Ay impute a honte plus que mediocre etre vu spectateur ocieux de tant vaillans,
disertz, et chevalereux personnaiges. RABELAIS.
LADY CLARINDA (to the Captain). I declare the creature has been listening to all
this rigmarole, instead of attending to me. Do you ever expect forgiveness? But
now that they are all talking together, and you cannot make out a word they say,
nor they hear a word that we say, I will describe the company to you. First, there
is the old gentleman on my left hand, at the head of the table, who is now leaning
the other way to talk to my brother. He is a good-tempered, half-informed person,
very unreasonably fond of reasoning, and of reasoning people; people that talk
nonsense logically: he is fond of disputation himself, when there are only one or
two, but seldom does more than listen in a large company of illumines. He made
a great fortune in the city, and has the comfort of a good conscience. He is very
hospitable, and is generous in dinners; though nothing would induce him to give
sixpence to the poor, because he holds that all misfortune is from imprudence,
that none but the rich ought to marry, and that all ought to thrive by honest
industry, as he did. He is ambitious of founding a family, and of allying himself
with nobility; and is thus as willing as other grown children to throw away
thousands for a gew-gaw, though he would not part with a penny for charity. Next
to him is my brother, whom you know as well as I do. He has finished his
education with credit, and as he never ventures to oppose me in anything, I have
no doubt he is very sensible. He has good manners, is a model of dress, and is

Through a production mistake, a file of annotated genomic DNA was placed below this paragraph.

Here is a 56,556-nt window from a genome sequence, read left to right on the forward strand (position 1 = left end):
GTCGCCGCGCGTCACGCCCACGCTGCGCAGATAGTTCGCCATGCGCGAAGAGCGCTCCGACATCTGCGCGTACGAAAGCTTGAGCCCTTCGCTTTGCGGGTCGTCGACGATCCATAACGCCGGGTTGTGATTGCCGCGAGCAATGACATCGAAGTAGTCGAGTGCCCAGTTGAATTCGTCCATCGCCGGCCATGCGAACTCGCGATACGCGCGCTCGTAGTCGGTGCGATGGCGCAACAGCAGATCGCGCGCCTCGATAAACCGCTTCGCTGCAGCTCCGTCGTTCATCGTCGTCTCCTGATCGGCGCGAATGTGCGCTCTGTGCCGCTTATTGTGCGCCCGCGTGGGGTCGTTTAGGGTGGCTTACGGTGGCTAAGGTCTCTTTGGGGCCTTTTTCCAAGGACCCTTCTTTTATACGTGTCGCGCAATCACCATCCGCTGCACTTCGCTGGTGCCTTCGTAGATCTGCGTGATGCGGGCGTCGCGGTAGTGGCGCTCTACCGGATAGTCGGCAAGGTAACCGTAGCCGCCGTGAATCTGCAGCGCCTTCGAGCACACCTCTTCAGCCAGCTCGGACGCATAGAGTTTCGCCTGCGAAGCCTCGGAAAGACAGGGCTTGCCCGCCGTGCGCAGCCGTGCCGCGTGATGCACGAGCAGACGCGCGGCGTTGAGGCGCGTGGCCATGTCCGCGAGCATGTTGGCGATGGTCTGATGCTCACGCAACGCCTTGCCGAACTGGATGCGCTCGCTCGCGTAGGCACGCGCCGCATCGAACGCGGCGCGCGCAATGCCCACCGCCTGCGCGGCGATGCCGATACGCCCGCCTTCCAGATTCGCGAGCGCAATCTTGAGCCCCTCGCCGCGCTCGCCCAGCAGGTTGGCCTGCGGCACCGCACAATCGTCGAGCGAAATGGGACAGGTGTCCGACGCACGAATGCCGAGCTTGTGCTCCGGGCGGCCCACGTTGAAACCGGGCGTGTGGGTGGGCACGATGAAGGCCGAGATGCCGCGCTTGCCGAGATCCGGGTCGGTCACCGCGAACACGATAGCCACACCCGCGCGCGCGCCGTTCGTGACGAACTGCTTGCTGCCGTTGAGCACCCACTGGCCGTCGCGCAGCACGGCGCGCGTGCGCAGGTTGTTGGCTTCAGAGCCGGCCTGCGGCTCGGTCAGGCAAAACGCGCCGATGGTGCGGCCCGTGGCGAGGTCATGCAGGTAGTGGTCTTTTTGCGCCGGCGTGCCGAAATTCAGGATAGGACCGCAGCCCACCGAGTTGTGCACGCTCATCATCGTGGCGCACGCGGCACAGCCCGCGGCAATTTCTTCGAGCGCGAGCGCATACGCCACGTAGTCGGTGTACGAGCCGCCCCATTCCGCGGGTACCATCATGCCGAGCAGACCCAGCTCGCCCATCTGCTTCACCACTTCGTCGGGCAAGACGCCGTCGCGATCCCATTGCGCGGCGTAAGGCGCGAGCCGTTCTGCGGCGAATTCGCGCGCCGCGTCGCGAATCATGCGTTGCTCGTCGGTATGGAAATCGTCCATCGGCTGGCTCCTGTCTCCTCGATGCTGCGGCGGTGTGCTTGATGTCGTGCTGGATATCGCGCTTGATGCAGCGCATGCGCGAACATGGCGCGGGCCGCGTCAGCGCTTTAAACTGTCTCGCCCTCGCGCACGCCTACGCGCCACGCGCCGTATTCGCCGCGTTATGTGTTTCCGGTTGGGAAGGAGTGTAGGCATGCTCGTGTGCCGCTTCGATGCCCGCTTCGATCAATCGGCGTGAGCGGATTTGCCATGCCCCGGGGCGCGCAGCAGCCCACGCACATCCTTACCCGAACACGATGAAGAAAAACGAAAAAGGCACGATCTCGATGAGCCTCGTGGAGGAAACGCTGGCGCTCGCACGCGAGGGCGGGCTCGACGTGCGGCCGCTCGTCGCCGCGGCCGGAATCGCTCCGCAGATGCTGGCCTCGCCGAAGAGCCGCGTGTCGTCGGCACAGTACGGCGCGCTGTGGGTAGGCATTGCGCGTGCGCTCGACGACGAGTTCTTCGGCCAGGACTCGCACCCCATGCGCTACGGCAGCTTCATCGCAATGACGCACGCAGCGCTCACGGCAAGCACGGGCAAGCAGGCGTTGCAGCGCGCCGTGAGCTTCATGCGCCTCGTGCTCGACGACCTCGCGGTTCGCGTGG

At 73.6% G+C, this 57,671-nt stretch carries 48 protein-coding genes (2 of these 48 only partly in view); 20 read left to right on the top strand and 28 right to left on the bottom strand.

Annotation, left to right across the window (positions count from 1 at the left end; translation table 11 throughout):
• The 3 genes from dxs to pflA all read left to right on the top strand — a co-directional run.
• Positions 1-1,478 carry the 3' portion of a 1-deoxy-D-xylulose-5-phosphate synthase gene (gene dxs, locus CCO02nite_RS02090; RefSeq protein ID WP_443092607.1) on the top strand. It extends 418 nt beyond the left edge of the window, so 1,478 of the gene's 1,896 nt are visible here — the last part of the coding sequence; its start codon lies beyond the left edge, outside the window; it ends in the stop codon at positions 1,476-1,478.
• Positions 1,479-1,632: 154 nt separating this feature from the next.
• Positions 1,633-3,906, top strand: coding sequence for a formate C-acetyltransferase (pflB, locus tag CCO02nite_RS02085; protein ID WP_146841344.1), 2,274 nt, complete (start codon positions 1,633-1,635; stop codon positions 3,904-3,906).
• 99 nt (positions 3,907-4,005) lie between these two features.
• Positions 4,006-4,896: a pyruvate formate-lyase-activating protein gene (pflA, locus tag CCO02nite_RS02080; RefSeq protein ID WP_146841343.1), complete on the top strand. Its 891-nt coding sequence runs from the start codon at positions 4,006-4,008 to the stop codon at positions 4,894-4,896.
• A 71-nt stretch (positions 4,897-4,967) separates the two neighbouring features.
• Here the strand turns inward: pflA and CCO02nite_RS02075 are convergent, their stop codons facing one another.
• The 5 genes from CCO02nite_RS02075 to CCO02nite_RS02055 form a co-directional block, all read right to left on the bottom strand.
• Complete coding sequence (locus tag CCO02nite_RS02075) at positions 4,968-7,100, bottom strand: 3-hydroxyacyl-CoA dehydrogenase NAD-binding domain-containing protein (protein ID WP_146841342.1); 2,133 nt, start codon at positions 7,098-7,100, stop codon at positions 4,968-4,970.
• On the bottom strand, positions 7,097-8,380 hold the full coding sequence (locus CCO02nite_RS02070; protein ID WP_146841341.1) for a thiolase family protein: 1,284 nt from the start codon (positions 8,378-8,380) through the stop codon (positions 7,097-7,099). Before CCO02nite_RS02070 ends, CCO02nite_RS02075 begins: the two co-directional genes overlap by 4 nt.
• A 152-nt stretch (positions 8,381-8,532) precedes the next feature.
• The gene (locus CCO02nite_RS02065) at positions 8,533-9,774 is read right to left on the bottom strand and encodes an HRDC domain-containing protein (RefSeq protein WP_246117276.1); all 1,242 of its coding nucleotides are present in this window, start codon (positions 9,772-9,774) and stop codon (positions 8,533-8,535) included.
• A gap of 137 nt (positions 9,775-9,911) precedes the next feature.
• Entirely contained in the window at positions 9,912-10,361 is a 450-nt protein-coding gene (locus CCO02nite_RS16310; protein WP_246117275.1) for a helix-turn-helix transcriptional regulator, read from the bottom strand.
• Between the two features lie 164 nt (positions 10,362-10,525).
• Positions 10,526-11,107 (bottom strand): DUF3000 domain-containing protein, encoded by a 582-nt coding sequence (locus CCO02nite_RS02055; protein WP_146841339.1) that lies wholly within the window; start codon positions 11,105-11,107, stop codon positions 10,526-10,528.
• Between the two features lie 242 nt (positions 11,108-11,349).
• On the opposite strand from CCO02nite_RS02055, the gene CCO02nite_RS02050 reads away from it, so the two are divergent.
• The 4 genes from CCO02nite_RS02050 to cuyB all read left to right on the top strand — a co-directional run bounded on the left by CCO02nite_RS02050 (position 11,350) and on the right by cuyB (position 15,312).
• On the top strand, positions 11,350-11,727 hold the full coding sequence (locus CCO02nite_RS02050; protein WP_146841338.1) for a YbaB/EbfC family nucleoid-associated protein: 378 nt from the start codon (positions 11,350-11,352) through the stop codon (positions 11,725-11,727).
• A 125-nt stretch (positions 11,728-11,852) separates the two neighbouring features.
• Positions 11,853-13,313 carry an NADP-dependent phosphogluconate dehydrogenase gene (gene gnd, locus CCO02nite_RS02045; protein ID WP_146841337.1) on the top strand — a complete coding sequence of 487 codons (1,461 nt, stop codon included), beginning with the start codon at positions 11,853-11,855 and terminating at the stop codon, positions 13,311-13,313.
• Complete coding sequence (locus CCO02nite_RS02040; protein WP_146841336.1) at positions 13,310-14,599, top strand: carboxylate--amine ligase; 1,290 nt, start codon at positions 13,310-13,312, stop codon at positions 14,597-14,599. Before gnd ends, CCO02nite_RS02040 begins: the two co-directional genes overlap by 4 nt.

reckoned ornamental in all societies. Next to him is Miss Crotchet, my sister-in-
law that is to be. You see she is rather pretty, and very genteel. She is tolerably
accomplished, has her table always covered with new novels, thinks Mr. Mac
Quedy an oracle, and is extremely desirous to be called "my lady." Next to her is
Mr. Firedamp, a very absurd person, who thinks that water is the evil principle.
Next to him is Mr. Eavesdrop, a man who, by dint of a certain something like
smartness, has got into good society. He is a sort of bookseller's tool, and coins
all his acquaintance in reminiscences and sketches of character. I am very shy of
him, for fear he should print me.
CAPTAIN FITZCHROME. If he print you in your own likeness, which is that of an
angel, you need not fear him. If he print you in any other, I will cut his throat. But
proceed LADY CLARINDA. Next to him is Mr. Henbane, the toxicologist, I think
he calls himself. He has passed half his life in studying poisons and antidotes.
The first thing he did on his arrival here was to kill the cat; and while Miss
Crotchet was crying over her, he brought her to life again. I am more shy of him
than the other.
CAPTAIN FITZCHROME. They are two very dangerous fellows, and I shall take
care to keep them both at a respectful distance. Let us hope that Eavesdrop will
sketch off Henbane, and that Henbane will poison him for his trouble.
LADY CLARINDA. Well, next to him sits Mr. Mac Quedy, the Modern Athenian,
who lays down the law about everything, and therefore may be taken to
understand everything. He turns all the affairs of this world into questions of
buying and selling. He is the Spirit of the Frozen Ocean to everything like